love games. Dr gary davis, clueless, christian, relationships, personality Love is a peculiar thing. Every individual has their own Love Language. Gary Chapman categorized The Five Love Languages (1995) for us—

  • Words of Affirmation
  • Acts of Service
  • Receiving (giving) Gifts
  • Quality Time
  • Physical Touch

Most of us fit into one (or more) of these five ways of wanting to be loved.

Our personalities have a great deal to do with the way we want to be loved…, and how we love. [If you have not thought much about your personality I encourage to take these two “personality identifier” tests. The Myers-Briggs Type Indicator test (the MBTI) here— http://www.personalitypathways.com/type_inventory.html, and the DISC test here— https://discpersonalitytesting.com/free-disc-test/ . They are great fun and quite informative. Enjoy! And don’t copy.] Learning how to love another person is just as important as actually loving them.

If you truly want to know how to love another person put your agenda aside and observe the other; a.k.a.- learn their ways. What do you see? Do they like heat? Chocolate? Tech stuff? Promptness? Silence? A good book? Vegan? A good steak? Honesty and transparency? Time alone? Or, time outside…, wandering? Putting out some effort to discover how another person wants to be loved is one of the clearest indications of genuine love.

When my wife and I were first married, I would often buy her quite nice articles of clothing. No response. It took me a good five years to learn that she did not care that much for clothes, style, “outfits,” etc. She loved books. Once I even snatched a bundle of her books, took them to a book store and asked “What are these and do you have any more like them?” I bought her a book. She was elated!

I was loving her the way I would want to be loved, not the way she wanted to be loved. The same goes for friends and fellow employees. Before you give your friend a box of Havana’s, better find out if he smokes. If you want to give your boss a nice pen, better find out if she even uses one…, or constantly loses them.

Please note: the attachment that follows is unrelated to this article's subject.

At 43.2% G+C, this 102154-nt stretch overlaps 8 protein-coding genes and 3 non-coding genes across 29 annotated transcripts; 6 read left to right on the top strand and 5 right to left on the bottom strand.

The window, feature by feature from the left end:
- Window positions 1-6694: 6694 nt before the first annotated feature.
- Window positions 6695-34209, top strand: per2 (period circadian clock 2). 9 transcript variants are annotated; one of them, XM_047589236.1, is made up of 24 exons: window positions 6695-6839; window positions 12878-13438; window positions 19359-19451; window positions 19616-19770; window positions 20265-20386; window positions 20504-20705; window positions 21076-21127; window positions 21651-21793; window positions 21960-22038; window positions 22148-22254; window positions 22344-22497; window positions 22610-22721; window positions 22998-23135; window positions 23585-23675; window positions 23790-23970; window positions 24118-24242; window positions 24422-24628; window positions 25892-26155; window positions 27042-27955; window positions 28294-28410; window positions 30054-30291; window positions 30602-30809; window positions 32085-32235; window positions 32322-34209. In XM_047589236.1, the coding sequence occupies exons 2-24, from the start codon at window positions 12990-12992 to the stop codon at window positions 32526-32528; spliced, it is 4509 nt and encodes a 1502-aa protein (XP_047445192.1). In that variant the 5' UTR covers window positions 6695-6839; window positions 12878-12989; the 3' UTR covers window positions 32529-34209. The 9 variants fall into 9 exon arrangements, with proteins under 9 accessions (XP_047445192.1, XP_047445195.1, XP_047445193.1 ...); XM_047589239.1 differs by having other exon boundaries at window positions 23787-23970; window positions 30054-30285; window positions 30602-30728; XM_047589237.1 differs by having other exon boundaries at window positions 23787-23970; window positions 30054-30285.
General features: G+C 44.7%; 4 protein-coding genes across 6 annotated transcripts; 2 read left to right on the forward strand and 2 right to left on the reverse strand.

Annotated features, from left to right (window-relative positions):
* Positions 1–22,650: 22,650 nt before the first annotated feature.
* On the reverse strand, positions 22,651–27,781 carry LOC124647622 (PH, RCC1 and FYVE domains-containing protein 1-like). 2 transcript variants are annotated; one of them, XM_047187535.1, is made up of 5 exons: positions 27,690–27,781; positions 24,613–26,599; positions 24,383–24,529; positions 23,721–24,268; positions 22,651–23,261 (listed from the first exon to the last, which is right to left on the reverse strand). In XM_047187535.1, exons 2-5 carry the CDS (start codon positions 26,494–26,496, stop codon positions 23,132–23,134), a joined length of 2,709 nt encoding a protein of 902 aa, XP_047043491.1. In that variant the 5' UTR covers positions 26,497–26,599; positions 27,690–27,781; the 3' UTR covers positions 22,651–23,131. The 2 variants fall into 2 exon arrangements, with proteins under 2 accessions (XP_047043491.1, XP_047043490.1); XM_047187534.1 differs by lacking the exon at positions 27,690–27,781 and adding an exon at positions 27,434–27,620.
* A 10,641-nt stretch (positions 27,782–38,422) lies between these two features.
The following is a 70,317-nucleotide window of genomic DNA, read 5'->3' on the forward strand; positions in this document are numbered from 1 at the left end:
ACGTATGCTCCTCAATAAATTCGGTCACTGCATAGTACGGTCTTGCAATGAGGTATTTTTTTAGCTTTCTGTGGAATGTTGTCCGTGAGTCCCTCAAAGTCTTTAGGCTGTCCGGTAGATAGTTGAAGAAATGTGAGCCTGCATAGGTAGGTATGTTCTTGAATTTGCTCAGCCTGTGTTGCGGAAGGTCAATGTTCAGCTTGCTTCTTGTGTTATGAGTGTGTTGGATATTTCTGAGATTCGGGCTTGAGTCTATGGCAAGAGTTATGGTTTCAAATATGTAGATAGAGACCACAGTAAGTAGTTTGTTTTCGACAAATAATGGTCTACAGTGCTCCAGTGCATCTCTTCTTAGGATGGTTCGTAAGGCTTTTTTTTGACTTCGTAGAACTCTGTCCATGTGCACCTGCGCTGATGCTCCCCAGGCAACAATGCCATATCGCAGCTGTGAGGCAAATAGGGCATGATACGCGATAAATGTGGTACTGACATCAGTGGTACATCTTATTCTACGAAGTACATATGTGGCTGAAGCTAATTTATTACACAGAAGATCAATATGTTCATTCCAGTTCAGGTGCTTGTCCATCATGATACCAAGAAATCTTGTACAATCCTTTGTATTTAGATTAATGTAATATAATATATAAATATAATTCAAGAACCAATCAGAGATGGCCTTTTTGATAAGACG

Our personalities and preferences hold great sway over the way we love other people. We need to learn how to love them the way they want to be loved— in a safe other-centered way. Furthermore, if I might add, do not love expecting anything in return. For if you love to provoke a love-response from the other you are, in truth, loving yourself. You may want or need their love but do not love them to get it. Love them selflessly, expecting nothing in return. That is truly LOVE.

Your personality does have a lot to do with the way you love people, how you love them. Get a grip on your personality. If you do not want to take a test, ask your friends the brutally honest question, “How do I come across to you? To other people?” Give some diligent consideration to what they say. O, hell, take the test anyway. It’s fun. Do it in a group with goodies to munch during the subsequent discussion.

You truly ARE how you love. Learn what that means.

NEXT DISCUSSION:  LOVE HURTS!

 Now buying my wife British murder-mystery novels,

Gary